• We have a blog post from Antoine Jacoutot, talking about the process of getting OpenBSD up and running in AWS
  • It starts with his process of creating an AMI from scratch, which ended up not being that bad:

    • create and loopback-mount a raw image containing a UFS filesystem extract the OpenBSD base sets (which are just regular tarballs) and kernel enable console output (so that one could “aws ec2 get-console-output”)
    • install the boot loader on the image then use the ec2 tools to import the RAW image to S3, convert it into a volume (ec2-import-volume) which we can snapshot (ec2-create-snapshot) and create an AMI from (ec2-register)
  • The blog post also has a link to a script which automates this process, so don’t be daunted if you didn’t quite follow all of that.

  • Thanks to the recently landed DomU support, the final pieces of the puzzle fell into place, allowing OpenBSD to function as a proper guest (with networking!)
  • Next it details the process of injecting a public SSH key into the instances for instant remote access.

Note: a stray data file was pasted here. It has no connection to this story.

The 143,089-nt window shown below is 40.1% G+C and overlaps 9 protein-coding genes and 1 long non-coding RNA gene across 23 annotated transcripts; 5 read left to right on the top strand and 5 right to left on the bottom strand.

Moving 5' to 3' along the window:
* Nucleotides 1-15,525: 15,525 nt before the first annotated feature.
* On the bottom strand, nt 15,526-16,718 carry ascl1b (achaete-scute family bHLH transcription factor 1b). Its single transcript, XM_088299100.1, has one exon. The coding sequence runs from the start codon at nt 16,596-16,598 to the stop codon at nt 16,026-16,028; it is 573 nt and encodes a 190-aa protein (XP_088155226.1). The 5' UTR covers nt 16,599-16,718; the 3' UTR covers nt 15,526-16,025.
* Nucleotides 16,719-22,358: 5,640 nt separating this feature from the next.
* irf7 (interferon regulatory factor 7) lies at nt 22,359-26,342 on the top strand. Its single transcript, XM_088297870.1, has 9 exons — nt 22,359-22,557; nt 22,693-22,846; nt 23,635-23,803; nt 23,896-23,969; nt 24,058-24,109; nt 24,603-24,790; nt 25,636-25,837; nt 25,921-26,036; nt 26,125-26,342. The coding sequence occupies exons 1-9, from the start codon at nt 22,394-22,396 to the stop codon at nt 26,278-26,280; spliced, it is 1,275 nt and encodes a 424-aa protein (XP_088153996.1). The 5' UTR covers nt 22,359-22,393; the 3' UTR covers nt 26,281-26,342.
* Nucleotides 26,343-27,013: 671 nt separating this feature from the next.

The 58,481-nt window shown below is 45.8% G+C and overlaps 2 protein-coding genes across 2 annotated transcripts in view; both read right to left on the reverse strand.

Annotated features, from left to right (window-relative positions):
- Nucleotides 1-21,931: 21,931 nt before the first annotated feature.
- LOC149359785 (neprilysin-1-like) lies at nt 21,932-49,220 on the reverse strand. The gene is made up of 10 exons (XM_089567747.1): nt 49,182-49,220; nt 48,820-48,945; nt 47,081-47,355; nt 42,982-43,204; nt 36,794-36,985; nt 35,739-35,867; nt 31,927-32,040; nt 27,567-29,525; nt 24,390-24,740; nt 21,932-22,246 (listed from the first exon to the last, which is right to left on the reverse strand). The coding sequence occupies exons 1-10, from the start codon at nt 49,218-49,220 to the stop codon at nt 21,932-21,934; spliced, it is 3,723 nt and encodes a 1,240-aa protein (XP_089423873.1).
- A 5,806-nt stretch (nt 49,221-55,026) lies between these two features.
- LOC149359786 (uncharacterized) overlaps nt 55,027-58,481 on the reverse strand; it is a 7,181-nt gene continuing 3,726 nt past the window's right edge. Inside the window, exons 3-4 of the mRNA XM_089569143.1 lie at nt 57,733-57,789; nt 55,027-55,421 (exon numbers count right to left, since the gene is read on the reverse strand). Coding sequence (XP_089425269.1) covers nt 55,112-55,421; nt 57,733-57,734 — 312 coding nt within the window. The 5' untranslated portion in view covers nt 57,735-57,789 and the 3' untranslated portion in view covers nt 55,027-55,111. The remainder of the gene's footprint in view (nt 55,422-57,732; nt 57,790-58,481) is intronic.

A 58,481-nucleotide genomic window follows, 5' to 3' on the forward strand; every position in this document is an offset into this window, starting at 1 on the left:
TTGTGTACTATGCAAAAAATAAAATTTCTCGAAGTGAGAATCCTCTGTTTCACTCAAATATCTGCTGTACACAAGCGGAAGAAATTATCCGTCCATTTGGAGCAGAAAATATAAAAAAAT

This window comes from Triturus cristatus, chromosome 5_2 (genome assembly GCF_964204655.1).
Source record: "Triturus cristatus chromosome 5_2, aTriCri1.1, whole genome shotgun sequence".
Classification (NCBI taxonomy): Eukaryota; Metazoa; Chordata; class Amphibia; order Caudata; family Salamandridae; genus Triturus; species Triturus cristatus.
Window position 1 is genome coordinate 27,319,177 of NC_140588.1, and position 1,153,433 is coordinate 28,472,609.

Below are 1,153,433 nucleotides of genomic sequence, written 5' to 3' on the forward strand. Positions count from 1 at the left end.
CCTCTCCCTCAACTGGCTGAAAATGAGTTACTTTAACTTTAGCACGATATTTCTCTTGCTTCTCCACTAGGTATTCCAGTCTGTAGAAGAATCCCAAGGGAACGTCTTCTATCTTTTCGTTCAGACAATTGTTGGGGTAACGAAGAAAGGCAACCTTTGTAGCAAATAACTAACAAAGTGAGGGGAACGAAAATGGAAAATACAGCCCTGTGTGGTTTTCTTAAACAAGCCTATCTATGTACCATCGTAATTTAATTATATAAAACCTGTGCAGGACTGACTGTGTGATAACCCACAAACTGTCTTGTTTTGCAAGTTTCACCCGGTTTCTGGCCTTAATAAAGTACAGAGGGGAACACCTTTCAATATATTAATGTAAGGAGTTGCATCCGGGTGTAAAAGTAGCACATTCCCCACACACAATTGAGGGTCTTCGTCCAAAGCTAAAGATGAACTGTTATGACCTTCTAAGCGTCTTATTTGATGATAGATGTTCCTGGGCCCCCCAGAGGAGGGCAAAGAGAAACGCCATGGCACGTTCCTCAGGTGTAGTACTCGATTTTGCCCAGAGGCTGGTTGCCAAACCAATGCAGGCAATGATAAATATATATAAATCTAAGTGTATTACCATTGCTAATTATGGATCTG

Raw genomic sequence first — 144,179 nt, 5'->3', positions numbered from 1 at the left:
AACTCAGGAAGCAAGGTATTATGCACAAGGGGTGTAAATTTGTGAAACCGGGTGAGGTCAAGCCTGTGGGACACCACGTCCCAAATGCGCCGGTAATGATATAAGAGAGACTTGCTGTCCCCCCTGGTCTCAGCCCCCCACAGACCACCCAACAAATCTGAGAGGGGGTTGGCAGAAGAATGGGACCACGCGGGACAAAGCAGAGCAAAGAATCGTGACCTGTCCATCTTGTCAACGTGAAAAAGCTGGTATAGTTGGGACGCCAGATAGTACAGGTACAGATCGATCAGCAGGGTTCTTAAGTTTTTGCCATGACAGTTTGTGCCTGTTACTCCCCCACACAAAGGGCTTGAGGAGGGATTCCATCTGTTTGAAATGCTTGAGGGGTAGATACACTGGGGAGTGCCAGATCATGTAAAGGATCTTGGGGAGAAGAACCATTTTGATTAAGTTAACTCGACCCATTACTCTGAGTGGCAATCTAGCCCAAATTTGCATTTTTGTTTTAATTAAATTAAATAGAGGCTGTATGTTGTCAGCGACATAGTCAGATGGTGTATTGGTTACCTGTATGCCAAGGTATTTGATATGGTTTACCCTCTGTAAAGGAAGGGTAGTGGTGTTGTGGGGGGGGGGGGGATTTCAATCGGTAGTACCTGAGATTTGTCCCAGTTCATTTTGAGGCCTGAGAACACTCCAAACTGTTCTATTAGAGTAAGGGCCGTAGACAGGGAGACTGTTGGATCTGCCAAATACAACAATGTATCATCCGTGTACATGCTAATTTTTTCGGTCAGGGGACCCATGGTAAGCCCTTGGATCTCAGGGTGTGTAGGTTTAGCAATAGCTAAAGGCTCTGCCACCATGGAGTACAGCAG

• An script was created (also on github) which does the following:

    • setting the hostname
    • installing the provided SSH public key to /root/.ssh/authorized_keys
    • executing user-data (if it starts with a shebang)
    • displaying the host SSH fingerprints on the console (to match cloud-init)
  • With that done, OpenBSD is pretty much AWS ready! He then gives a brief walkthrough of setting up nginx for new users, but if you’ve already done this before then the instance is ready for you to hacking on.

Start thinking of ideas for things with FreeBSD for Google's 2016 Summer of Code